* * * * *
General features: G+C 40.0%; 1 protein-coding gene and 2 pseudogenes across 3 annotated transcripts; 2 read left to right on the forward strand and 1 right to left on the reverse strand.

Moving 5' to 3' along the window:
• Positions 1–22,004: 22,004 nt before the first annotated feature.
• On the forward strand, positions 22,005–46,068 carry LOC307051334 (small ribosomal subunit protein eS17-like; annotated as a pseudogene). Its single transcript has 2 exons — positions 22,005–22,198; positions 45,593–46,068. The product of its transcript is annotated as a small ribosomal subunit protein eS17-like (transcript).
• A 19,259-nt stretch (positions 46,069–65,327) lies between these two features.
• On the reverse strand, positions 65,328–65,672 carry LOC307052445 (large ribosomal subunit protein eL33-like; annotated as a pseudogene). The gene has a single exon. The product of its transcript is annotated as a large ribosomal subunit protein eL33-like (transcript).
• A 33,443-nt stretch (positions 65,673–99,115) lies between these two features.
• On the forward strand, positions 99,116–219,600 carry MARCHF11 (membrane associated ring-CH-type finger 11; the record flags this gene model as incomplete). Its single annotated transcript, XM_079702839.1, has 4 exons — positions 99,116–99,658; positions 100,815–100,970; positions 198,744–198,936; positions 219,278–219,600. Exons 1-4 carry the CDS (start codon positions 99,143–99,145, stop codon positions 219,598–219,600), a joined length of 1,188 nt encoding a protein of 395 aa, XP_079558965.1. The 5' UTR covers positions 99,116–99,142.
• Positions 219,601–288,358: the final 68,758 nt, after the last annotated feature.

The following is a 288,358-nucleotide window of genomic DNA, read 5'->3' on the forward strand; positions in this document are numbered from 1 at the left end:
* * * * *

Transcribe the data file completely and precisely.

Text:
General features: G+C 40.0%; 1 protein-coding gene and 2 pseudogenes across 3 annotated transcripts; 2 read left to right on the forward strand and 1 right to left on the reverse strand.

Moving 5' to 3' along the window:
• Positions 1–22,004: 22,004 nt before the first annotated feature.
• On the forward strand, positions 22,005–46,068 carry LOC307051334 (small ribosomal subunit protein eS17-like; annotated as a pseudogene). Its single transcript has 2 exons — positions 22,005–22,198; positions 45,593–46,068. The product of its transcript is annotated as a small ribosomal subunit protein eS17-like (transcript).
• A 19,259-nt stretch (positions 46,069–65,327) lies between these two features.
• On the reverse strand, positions 65,328–65,672 carry LOC307052445 (large ribosomal subunit protein eL33-like; annotated as a pseudogene). The gene has a single exon. The product of its transcript is annotated as a large ribosomal subunit protein eL33-like (transcript).
• A 33,443-nt stretch (positions 65,673–99,115) lies between these two features.
• On the forward strand, positions 99,116–219,600 carry MARCHF11 (membrane associated ring-CH-type finger 11; the record flags this gene model as incomplete). Its single annotated transcript, XM_079702839.1, has 4 exons — positions 99,116–99,658; positions 100,815–100,970; positions 198,744–198,936; positions 219,278–219,600. Exons 1-4 carry the CDS (start codon positions 99,143–99,145, stop codon positions 219,598–219,600), a joined length of 1,188 nt encoding a protein of 395 aa, XP_079558965.1. The 5' UTR covers positions 99,116–99,142.
• Positions 219,601–288,358: the final 68,758 nt, after the last annotated feature.

The following is a 288,358-nucleotide window of genomic DNA, read 5'->3' on the forward strand; positions in this document are numbered from 1 at the left end: